Macro weekend – trip 1

Two outings so far this weekend, both for macro shots.


First, a trip to Bernwood Forest, partly to check on the conditions and progress with late summer – inc. to see about any fungi yet emerging.

Second, a trip to the local butterfly meadow.


First, here are some shots from Bernwood Forest.




Common Cow-wheat

Nikon D800E/200f4micro/cpl

ISO 100 2.5” f/16

Camera on novoflex rack/tripod at ground level with geared head at 90º tilted left and lens collar rotated 90º – this is the lowest I can get without putting the camera on the ground or on a beanbag (which I don’t normally carry with me on walks).


I don’t shoot this way very often since it puts strain on the bolts holding the clamp on the rack and the clamp onto the Manfrotto head plate (though the Manfrotto 410 is a great head in terms of its functionality, there are two basic things that show that it’s a mid-range rather than top-end product : 1) the quality of the gears, meaning that at times the tilts can jump or give a little; 2) the oversize and poorly designed Manfrotto plate system – I have a Wimberley C12 bolted to the top, but the bolt just adds an unnecessary weakness in the system, when it should have Arca-compatible. If e.g. Induro can do it, why can’t Manfrotto (or even Gitzo, whose heads have the same faults!)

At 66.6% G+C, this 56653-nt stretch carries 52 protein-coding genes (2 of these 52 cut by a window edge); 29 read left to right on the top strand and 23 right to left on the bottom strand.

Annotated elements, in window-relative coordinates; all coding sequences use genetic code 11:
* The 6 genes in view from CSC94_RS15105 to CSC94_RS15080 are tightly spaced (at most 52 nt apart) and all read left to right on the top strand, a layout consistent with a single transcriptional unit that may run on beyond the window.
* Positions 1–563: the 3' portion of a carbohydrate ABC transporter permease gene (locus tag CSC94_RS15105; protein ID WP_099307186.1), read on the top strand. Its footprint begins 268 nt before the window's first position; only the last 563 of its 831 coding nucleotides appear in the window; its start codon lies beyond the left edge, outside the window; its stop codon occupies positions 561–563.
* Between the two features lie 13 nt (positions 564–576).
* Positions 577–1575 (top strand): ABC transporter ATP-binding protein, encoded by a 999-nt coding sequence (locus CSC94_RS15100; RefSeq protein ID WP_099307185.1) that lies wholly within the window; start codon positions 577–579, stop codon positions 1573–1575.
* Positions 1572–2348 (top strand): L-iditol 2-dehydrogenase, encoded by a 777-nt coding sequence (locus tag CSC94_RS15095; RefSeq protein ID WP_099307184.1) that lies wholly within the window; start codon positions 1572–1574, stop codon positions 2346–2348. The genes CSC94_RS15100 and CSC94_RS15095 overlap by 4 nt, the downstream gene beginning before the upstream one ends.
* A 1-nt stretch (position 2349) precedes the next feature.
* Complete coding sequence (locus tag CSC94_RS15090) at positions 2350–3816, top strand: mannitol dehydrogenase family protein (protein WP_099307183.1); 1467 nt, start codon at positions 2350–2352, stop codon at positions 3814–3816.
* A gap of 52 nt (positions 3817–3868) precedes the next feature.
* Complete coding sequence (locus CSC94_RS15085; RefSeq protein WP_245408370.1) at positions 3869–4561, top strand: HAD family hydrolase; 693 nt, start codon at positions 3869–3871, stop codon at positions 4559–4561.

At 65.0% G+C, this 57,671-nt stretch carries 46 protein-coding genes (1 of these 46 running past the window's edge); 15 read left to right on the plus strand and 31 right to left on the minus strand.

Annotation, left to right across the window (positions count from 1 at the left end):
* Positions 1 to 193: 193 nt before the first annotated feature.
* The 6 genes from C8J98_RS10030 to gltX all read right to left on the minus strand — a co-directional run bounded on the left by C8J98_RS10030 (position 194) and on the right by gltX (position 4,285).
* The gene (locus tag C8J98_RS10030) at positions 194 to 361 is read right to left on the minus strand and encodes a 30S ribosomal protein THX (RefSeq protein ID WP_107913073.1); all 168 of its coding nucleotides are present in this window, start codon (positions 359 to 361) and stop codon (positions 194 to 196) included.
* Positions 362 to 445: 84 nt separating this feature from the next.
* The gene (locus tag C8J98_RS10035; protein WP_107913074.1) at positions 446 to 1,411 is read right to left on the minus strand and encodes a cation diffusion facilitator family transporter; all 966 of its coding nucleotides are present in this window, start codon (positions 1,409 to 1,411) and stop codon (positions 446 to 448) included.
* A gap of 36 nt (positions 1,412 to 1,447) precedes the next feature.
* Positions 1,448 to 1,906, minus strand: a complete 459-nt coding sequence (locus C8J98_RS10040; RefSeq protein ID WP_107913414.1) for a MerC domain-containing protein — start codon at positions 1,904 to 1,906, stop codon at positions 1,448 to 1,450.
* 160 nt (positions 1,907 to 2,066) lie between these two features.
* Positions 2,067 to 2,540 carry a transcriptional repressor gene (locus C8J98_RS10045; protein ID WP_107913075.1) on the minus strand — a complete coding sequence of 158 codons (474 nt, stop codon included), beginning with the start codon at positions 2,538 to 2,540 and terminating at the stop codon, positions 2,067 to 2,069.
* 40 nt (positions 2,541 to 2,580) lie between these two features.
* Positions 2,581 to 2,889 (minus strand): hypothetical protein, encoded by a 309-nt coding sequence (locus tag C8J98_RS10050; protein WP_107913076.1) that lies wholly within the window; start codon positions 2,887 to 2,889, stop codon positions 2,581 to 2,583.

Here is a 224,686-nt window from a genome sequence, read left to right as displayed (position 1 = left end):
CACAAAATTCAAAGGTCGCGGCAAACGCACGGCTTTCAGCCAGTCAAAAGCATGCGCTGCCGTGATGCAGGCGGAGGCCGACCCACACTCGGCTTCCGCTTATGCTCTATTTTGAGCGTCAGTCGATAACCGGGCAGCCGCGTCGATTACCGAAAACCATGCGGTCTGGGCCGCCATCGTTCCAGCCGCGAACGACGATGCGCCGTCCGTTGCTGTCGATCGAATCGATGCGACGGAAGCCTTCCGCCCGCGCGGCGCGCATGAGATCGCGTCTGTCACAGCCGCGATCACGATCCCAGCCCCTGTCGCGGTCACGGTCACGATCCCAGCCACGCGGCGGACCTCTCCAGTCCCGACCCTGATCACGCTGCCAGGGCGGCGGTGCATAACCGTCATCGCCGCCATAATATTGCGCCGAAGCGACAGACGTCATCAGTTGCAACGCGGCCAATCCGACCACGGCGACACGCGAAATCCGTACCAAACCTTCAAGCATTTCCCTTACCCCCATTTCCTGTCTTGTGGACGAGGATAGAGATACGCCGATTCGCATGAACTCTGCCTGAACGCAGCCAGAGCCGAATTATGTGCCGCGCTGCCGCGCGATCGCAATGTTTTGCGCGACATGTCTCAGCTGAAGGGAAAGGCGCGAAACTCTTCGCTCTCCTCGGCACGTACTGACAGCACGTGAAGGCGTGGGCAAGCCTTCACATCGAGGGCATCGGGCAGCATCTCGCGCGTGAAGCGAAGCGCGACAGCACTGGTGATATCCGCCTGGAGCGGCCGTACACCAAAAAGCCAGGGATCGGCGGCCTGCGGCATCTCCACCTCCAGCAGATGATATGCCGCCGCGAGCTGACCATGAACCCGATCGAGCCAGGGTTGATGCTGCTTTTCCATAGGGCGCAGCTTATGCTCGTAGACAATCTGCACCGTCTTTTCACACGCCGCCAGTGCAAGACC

This very small flower was growing low-down in some of the murky leaf-litter under the trees; once I got my eye in for it, it was easy to spot. Interestingly it is also the larval host plant of Heath Fritillary, one of the UK’s rarest butterflies – sadly there are none of these in Oxfordshire, though!


Fortunately the weather conditions were very still; overhead was full sun, but heavily diffused by the trees.


Another shot of the same subject, side on:




Nikon D800E/200f4micro/cpl

Same exposure as before (note: slow!) – this one was taken at almost 1:1, i.e. almost minimum focusing distance; the flowers are no more than 20mm long.

Note also the advantage of shooting in fully manual with macro – no change to the exposure despite the totally different view on the subject.



Grass Whirl


On my way to another part of the forest with beech woodland – a favourite hotspot for fungi later in the year (very few around yet – and conditions still very dry –though some puffballs just beginning to emerge), I happened upon this strange-looking subject: a spider’s web (perhaps a Nursery Web Spider – Pisaura mirabilis?) had curled around the end of some grass stalks into this attractive natural circle.


The lighting in this open area was quite harsh, and the wind was blowing a little, but I’m glad I got some decent exposures. Though the colour shots aren’t anything particularly to write home about, I rather like the black & white conversion I did. Both images below are from the same original file.




Nikon D800E/200f4micro/cpl

ISO 250 1/250 f/6.3 (on tripod)


Oak Galls and Moss

: something else to be on the look-out for




Nikon D800E/200f4micro/cpl

ISO 100 0.8″ f/16






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